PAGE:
And since everything requires an awakening from below, he gives the awakening from below, and others will receive the awakening from above, to whomever the Creator knows will be more beneficial for the Creator.

It follows that if he has the strength to ask for such a prayer, then he will certainly face a true test—if he agrees to such a prayer. However, if he knows that what he is saying is only lip service, what can he do when he sees that the body disagrees with such a prayer to have pure bestowal without a hint of reception?

Here there is only the famous advice—to pray to the Creator and believe above reason that the Creator can help him and the whole collective.

12.06 RABASH,

Article No. 15 (1986), “A Prayer of Many”

We can understand the importance of a prayer of many, as it is written, “I dwell among my own people.” The Zohar says, “One should never retire from the people because the mercy of the Creator is always on the whole people together.” This means that if one asks the Creator to give him vessels of bestowal, as our sages said, “As He is merciful, you be merciful, too,” one should pray for the whole collective. This is because then it is apparent that his aim is for the Creator to give him vessels of pure bestowal, as it was written, “The mercy of the Creator is always on the whole people together.” It is known that there is no giving of half a thing from above. This means that when abundance is given from above to below, it is for the whole collective.

12.07 RABASH,

Article No. 7 (1986), “The Importance of a Prayer of Many”

Baal HaSulam explained the matter of a prayer of many as a person praying for the many; this is called “a prayer of many.” This is why a prayer of many is called “a time of good will.” When a person prays for himself, he has slander and questions whether his prayer is truly worth acceptance. But when he prays for the public, it becomes irrelevant to scrutinize him and to see if he is worthy of his prayer being answered, since he is not asking for anything for himself, but only for the public. This is why it was said that a prayer of many is called “a time of good will” and his prayer is answered.

 12.08 RABASH,

Article No. 217, “Run My Beloved”

It is a great rule that the person himself is called “a creature,” meaning only he alone. Other than him it is already considered the holy Shechina. It follows that when he prays for his contemporaries, it is considered that he is praying for the holy Shechina, who is in exile and needs all the salvations. This is the meaning of eternity, and precisely in this manner, the light of mercy can be revealed.

Another reason we should pray only for the general public is the need to disclose the light of mercy, which is the light of bestowal. It is a rule that it is impossible to receive anything without equivalence. Rather, there must always be equivalence.

Hence, when he evokes mercy on himself, it follows that he is engaged in reception for himself. And the more he prays, not only is he not preparing the Kli [vessel] of equivalence, but on the con- trary, sparks of reception form within him.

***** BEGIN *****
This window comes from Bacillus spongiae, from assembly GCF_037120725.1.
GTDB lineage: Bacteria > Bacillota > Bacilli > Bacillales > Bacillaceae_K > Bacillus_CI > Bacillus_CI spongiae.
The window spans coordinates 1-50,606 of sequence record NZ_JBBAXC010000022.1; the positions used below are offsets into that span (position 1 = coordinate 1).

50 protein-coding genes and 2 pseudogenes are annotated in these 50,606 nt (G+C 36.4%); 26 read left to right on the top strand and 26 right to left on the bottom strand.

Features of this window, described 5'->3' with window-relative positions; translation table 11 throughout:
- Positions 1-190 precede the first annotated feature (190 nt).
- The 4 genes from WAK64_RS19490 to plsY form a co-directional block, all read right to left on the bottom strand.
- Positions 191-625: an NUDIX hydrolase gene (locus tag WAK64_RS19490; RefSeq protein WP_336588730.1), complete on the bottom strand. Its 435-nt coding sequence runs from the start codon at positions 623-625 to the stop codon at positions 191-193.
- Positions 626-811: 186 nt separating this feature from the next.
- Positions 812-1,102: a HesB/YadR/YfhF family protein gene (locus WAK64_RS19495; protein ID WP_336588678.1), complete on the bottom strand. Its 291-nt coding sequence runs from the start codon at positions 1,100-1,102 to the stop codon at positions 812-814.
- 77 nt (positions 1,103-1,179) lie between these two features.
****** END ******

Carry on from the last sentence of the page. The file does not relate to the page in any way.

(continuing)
It turns out that he is going the opposite way: While he should prepare vessels of bestowal, he is preparing vessels of reception. “Cleave unto His attributes” is specifically “As He is merciful, so you are merciful.”

Hence, when he prays for the public, through this prayer he engages in bestowal. And the more he prays, to that extent he forms vessels of bestowal, by which the light of bestowal, called “merciful,” can be revealed.

By receiving the light of mercy, there is an ability to later reveal the quality of “gracious.”

12.09 Zohar for All, “Introduction of The Book of Zohar,”

“Torah and Prayer,” Item 183

The prayer that we pray is the correction of the Holy Divinity, to extend abundance to her, to satisfy all her deficiencies, for hence, all the requests are in plural form, such as “And grant us knowledge from You,” or “Bring us back, our Father, into Your law.”

This is so because the prayer is for the whole of Israel, since all that there is in the holy Divinity exists in the whole of Israel. And what is lacking in her is lacking in the whole of Israel. It follows that when we pray for the whole of Israel, we pray for the Holy Divinity, since they are the same. Thus, before the prayer, we must look into the deficiencies in Divinity, to know what needs to be corrected and filled in her.

12.10 Zohar for All, VaYetze [And Jacob Went Out],

Remembering and Visiting,” Items 284-285

Wherever a person prays his prayer, he should incorporate himself in the public, in the manifold public, as it is written about Shunammite when Elisha told her, “Would you be spoken for to the king or to the captain of the army?” “Would you be spoken for to the king,” since that day was the festival of the first day of the year, and the day when Malchut of the firmament rules and sentences the world. At that time, the Creator is called “The king of the sentence,” and this is why he told her, “Would you be spoken for to the king,” since he called the Creator “King.”

And she said, “I dwell among my own people.” In other words, she said, “I have no wish to be mentioned above, but to put my head among the masses and not leave the public. Similarly, man should be included in the public and not stand out as unique, so the slanderers will not look at him and mention his sins.

12.11 Zohar for All, VaYechi [Jacob Lived],

“Be Gathered, that I May Tell You,” Items 514-516

All the prayers in the world, prayers of many, are prayers. But a solitary prayer does not enter before the Holy King, unless with great force. This is so because before the prayer enters to be crowned in its place, the Creator watches it, observes it, and observes the sins and merits of that person, which He does not do with a prayer of many, where several of the prayers are not from righteous, and they all enter before the Creator and He does not notice their iniquities.

“He has regarded the prayer of the destitute.” He turns the prayer and examines it from all sides, and considers with which desire the prayer was made, who is the person who prayed that prayer, and what are his deeds. Hence, one should pray one’s prayer in the collective, since He does not despise their prayer, even though they are not all with intent and the will of heart, as it is written, “He has regarded the prayer of the destitute.” Thus, He only observes the prayer of an individual, but with a prayer of many, He does not despise their prayer, even though they are unworthy.